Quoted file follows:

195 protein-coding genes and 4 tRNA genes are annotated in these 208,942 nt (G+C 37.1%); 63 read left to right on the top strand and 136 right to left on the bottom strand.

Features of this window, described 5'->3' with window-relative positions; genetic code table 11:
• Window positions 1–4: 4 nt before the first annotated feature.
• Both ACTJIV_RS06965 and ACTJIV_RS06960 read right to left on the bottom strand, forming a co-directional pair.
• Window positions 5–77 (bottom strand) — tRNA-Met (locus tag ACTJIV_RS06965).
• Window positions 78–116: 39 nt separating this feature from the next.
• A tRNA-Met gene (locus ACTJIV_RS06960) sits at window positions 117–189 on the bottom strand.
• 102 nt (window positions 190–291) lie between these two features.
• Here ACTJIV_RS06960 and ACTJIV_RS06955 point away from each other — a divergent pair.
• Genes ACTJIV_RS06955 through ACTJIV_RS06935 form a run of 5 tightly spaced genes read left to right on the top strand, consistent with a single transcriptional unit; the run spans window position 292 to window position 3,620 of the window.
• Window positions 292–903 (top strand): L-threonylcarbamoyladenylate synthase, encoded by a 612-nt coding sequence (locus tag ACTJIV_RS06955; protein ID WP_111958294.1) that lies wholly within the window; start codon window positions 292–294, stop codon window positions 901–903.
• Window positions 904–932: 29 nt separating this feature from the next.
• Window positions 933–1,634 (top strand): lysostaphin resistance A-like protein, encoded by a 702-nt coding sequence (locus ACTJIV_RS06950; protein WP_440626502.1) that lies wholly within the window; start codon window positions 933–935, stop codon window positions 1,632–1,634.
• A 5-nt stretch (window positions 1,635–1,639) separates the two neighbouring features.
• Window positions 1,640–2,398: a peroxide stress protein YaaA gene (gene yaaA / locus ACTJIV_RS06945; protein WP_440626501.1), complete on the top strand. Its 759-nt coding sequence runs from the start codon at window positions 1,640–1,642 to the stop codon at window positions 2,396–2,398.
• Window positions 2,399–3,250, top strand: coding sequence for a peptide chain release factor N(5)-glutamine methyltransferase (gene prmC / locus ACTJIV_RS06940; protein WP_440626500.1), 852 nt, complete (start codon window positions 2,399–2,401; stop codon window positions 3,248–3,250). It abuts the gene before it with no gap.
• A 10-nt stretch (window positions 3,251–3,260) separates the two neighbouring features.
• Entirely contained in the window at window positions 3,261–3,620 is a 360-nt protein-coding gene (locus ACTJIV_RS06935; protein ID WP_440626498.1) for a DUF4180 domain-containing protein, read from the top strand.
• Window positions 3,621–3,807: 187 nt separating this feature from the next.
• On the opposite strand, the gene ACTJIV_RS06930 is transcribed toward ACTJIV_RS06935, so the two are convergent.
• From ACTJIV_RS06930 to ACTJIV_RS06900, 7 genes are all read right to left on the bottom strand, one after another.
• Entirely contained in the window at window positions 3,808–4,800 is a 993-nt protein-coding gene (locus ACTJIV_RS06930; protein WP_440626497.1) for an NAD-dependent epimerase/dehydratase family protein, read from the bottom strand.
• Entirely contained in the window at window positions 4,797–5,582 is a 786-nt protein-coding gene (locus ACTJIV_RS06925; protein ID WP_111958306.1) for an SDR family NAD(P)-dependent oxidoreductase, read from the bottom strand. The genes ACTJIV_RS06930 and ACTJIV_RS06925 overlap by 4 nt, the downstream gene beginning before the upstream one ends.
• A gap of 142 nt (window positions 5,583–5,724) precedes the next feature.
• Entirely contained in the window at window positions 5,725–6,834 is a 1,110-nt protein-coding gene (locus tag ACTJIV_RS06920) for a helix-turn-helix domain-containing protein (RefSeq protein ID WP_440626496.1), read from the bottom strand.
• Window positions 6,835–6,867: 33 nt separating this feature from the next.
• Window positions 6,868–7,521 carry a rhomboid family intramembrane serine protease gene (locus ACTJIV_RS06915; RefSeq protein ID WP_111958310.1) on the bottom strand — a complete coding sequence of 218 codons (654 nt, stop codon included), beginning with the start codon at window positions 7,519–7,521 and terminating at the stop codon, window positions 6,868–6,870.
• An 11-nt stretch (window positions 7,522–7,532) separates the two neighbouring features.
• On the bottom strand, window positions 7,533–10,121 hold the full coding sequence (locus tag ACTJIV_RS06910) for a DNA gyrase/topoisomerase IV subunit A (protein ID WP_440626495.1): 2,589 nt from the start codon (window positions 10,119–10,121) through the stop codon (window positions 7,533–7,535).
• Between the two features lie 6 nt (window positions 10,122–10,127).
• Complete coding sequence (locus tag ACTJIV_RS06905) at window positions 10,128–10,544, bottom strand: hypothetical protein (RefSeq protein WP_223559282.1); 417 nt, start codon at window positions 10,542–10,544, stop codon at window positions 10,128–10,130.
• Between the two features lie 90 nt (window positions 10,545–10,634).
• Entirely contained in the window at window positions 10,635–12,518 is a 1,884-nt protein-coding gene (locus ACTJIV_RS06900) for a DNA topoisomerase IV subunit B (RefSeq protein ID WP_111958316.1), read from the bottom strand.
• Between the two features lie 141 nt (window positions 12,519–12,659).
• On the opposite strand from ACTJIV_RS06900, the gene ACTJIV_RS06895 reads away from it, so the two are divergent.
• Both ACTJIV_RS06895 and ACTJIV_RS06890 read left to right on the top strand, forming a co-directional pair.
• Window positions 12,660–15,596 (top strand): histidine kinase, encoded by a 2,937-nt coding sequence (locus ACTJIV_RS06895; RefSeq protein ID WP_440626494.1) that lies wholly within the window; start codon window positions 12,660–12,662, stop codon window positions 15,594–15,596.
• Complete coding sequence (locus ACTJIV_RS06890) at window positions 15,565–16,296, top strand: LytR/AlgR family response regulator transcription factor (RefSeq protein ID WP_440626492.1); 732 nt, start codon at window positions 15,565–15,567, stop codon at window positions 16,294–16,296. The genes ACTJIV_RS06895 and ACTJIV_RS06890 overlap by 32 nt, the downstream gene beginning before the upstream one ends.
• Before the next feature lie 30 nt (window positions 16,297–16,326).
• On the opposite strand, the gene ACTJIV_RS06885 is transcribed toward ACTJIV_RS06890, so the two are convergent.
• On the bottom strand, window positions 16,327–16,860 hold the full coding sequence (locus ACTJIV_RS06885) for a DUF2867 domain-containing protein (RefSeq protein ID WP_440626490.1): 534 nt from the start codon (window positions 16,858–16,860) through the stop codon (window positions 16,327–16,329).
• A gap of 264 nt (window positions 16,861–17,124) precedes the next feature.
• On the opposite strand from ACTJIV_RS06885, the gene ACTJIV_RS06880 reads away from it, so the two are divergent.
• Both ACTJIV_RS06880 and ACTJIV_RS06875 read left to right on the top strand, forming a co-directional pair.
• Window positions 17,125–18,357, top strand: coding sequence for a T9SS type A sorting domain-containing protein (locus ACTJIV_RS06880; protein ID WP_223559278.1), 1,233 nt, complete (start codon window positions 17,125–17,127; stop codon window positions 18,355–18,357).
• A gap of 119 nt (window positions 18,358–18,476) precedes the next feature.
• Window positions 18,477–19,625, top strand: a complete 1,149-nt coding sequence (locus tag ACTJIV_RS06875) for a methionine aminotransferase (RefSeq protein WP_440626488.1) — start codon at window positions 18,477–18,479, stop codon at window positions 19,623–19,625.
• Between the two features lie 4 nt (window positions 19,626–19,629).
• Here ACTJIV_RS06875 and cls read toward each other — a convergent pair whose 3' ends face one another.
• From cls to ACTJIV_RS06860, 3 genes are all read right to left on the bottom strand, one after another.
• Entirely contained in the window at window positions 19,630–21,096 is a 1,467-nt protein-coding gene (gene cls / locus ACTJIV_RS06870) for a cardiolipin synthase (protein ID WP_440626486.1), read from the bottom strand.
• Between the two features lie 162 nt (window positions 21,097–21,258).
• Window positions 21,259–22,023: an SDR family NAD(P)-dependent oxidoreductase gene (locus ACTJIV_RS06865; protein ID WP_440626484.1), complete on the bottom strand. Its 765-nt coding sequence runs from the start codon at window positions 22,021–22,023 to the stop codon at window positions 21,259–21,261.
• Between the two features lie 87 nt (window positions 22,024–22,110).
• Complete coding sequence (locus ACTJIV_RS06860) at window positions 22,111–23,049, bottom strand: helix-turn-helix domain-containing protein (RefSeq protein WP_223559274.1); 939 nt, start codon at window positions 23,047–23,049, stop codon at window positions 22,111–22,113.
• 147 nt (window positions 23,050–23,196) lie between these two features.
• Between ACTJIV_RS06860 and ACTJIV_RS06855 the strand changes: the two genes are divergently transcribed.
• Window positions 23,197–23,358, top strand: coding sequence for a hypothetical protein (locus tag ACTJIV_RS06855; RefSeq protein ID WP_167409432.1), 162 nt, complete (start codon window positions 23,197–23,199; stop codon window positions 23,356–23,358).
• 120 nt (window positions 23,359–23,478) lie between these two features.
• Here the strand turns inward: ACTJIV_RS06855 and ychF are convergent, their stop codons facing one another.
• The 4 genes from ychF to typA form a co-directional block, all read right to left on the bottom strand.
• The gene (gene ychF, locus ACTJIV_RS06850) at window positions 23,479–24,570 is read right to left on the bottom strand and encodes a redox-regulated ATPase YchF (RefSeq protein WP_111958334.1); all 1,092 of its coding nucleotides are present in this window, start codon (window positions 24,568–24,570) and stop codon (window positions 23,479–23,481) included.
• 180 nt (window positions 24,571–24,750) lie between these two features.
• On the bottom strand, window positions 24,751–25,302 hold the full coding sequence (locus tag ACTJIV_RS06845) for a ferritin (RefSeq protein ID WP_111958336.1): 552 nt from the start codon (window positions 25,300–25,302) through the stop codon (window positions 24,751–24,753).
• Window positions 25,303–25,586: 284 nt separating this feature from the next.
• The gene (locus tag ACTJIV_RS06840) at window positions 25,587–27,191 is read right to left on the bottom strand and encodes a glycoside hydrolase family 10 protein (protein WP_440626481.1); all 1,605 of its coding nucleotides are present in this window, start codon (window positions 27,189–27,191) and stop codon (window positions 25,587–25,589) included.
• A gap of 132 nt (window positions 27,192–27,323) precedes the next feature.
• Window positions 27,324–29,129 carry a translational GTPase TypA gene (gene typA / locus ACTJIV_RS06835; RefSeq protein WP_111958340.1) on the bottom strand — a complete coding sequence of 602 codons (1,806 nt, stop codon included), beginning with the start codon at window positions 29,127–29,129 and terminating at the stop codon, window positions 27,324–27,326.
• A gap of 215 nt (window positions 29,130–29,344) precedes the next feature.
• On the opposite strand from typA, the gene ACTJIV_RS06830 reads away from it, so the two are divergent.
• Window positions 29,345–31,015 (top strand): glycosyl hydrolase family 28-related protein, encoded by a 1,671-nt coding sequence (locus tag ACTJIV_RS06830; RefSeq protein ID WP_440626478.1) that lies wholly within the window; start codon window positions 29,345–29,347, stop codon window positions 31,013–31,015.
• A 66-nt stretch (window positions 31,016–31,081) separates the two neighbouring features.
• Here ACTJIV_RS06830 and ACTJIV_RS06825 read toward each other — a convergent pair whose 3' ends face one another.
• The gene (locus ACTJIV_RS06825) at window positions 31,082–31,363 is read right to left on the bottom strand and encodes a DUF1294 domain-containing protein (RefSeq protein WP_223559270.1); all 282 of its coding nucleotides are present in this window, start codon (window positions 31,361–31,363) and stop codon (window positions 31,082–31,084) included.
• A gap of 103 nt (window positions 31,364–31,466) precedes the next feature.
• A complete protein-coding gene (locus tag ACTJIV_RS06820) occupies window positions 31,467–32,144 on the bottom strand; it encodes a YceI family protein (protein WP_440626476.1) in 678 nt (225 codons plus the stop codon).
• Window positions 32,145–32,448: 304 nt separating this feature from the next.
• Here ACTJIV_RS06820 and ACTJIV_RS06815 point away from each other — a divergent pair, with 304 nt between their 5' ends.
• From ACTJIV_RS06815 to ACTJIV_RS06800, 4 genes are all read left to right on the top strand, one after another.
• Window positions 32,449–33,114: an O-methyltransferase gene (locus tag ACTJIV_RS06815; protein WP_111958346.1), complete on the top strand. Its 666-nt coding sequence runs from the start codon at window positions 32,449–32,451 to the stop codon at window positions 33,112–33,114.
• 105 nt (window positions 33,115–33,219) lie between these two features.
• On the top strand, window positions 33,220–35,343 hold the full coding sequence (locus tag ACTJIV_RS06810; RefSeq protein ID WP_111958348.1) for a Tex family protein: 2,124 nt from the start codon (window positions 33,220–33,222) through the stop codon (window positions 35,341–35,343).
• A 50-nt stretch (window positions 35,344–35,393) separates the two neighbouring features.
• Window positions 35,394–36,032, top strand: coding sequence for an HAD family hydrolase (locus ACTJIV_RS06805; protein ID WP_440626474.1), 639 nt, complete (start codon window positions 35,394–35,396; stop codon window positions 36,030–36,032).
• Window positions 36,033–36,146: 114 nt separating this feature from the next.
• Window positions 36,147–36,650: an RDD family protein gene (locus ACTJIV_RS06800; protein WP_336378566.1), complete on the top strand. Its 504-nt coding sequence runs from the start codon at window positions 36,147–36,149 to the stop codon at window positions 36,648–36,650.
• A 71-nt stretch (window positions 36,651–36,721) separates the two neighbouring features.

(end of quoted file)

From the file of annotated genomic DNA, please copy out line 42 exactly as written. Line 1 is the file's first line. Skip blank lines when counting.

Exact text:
• A gap of 264 nt (window positions 16,861–17,124) precedes the next feature.